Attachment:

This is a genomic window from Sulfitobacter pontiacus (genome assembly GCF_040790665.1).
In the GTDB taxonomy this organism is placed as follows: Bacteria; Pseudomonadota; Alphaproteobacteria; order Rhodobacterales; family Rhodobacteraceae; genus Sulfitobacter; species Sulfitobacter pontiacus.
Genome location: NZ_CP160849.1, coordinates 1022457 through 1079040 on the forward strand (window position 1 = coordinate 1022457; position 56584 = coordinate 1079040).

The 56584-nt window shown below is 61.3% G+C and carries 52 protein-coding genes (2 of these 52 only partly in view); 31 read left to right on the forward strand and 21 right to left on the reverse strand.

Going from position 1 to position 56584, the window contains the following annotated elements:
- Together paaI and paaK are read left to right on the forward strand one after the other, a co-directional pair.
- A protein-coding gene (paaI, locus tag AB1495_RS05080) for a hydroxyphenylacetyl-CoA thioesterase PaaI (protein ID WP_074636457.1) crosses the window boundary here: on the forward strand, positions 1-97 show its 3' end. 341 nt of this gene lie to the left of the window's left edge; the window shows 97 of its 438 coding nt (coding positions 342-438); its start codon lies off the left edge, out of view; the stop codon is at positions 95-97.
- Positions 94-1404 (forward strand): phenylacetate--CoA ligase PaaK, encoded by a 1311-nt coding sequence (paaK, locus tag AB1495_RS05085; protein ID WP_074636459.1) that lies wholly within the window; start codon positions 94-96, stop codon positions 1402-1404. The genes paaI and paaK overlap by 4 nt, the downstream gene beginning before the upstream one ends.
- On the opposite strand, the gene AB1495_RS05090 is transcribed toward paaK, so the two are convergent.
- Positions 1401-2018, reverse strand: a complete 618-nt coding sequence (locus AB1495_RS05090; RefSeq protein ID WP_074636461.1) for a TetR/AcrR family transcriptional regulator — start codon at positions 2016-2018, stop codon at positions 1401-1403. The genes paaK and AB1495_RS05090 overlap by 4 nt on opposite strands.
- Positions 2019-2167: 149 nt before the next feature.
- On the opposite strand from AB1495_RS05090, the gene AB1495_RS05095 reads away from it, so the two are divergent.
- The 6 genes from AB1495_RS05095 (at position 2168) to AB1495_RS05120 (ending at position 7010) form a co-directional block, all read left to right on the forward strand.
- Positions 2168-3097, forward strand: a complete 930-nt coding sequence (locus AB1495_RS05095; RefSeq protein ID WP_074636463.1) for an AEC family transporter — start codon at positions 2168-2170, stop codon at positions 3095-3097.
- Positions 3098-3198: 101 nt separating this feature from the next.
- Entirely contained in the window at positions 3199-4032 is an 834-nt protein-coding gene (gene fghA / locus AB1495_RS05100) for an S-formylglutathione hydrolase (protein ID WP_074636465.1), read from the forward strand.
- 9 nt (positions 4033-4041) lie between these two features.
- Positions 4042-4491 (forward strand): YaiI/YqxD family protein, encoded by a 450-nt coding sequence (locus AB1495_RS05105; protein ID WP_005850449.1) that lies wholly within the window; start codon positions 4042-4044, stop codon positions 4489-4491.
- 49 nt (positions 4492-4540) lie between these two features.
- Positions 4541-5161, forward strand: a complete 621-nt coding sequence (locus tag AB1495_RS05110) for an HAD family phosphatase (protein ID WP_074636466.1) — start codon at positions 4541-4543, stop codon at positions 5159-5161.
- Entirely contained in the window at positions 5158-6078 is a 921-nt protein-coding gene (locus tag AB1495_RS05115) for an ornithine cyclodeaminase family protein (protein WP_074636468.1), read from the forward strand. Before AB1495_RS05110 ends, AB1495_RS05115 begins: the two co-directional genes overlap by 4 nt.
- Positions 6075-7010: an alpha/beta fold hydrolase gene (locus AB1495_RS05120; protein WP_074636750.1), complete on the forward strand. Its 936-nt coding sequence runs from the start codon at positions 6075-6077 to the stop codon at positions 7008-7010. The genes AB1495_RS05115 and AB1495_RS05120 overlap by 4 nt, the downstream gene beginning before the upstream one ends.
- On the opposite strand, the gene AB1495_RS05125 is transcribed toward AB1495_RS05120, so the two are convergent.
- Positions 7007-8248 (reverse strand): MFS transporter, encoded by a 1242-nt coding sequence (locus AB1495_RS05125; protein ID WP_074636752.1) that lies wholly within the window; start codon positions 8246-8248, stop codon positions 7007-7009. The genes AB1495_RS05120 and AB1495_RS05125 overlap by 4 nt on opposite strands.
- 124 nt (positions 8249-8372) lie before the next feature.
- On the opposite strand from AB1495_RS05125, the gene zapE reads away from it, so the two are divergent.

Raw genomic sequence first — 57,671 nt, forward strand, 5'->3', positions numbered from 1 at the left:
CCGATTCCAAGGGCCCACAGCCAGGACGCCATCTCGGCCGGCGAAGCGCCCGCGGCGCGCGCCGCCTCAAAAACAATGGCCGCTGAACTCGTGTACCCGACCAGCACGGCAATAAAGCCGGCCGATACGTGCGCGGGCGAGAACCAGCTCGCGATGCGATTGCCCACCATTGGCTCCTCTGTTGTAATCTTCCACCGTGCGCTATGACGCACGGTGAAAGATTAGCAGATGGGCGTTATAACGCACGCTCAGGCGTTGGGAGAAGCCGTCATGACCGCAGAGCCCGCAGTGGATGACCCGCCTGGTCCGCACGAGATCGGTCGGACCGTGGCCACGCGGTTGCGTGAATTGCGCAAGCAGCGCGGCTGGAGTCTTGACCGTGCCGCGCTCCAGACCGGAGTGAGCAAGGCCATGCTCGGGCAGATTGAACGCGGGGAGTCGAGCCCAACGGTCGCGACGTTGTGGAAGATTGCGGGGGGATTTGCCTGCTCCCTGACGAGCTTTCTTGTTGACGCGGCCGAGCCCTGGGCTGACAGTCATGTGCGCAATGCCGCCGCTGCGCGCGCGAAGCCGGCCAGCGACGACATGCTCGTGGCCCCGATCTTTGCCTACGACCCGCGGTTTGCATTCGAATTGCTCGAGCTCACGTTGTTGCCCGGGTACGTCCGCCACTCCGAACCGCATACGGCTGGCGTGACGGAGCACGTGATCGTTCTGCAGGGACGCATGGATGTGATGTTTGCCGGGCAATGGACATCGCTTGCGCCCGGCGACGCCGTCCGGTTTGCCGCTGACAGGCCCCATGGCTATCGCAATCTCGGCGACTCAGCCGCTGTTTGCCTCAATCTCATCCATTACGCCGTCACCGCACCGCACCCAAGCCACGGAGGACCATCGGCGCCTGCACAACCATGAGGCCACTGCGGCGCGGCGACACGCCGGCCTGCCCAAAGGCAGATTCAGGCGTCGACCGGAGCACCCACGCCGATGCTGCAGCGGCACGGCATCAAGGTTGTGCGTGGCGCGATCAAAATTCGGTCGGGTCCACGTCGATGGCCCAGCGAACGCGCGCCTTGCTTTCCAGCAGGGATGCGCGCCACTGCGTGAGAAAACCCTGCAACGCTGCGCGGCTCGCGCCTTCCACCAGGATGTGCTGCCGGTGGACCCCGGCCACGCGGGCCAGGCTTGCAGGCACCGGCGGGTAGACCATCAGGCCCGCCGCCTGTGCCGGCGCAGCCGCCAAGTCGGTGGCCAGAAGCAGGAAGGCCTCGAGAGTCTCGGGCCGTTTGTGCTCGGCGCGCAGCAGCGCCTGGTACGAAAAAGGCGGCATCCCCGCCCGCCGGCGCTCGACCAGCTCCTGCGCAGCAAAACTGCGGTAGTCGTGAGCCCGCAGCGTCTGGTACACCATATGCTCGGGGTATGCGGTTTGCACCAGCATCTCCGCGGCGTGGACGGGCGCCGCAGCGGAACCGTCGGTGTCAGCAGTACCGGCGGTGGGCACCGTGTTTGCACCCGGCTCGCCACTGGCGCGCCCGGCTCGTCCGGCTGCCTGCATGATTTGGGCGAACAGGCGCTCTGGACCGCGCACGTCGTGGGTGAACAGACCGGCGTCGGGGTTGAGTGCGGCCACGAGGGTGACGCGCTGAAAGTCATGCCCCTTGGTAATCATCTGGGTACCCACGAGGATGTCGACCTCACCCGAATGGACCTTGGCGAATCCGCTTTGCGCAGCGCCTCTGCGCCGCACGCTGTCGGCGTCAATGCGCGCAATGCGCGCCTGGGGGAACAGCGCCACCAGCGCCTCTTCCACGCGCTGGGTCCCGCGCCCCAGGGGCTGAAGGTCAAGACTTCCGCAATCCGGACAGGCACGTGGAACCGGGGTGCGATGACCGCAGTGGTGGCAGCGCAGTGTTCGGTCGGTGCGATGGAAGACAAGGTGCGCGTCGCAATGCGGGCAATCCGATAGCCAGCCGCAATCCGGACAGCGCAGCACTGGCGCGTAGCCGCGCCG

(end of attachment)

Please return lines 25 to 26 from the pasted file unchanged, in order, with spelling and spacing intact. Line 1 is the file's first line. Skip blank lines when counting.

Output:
- 124 nt (positions 8249-8372) lie before the next feature.
- On the opposite strand from AB1495_RS05125, the gene zapE reads away from it, so the two are divergent.